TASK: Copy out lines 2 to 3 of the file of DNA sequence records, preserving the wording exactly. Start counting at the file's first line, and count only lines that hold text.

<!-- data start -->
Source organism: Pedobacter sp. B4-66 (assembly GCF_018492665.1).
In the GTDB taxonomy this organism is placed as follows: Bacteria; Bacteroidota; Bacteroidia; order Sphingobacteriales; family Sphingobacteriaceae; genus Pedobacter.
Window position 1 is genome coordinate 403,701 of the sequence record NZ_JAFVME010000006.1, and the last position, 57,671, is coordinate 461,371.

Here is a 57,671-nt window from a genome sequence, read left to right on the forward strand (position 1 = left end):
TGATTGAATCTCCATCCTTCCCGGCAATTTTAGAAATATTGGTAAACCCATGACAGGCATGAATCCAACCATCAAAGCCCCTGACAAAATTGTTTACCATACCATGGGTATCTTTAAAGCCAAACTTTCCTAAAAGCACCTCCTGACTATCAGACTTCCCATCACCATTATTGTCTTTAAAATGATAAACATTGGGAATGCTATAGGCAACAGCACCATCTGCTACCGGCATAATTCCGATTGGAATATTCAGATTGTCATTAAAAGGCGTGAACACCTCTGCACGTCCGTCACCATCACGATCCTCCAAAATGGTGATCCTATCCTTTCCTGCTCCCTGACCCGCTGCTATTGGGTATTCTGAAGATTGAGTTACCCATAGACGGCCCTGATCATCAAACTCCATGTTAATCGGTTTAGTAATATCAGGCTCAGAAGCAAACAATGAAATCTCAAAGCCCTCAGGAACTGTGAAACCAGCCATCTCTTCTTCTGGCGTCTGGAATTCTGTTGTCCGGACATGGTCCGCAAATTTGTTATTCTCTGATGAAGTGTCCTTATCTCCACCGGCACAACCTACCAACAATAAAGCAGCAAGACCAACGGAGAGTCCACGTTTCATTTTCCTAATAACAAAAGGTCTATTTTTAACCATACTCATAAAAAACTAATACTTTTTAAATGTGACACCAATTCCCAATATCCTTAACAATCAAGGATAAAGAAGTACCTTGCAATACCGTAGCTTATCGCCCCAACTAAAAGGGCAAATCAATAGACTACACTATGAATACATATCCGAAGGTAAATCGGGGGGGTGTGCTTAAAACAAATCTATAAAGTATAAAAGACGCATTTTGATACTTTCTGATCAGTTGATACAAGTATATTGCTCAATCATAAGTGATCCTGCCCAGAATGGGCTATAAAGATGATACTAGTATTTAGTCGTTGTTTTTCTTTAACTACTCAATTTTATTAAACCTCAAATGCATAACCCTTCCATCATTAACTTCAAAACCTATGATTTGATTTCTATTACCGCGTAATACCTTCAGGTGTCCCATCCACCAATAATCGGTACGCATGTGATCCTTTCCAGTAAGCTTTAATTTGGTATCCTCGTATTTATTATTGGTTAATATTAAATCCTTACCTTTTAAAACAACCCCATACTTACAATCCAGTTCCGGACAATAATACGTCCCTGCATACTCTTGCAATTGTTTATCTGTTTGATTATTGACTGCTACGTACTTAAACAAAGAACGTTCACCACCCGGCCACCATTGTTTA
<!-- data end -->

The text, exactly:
In the GTDB taxonomy this organism is placed as follows: Bacteria; Bacteroidota; Bacteroidia; order Sphingobacteriales; family Sphingobacteriaceae; genus Pedobacter.
Window position 1 is genome coordinate 403,701 of the sequence record NZ_JAFVME010000006.1, and the last position, 57,671, is coordinate 461,371.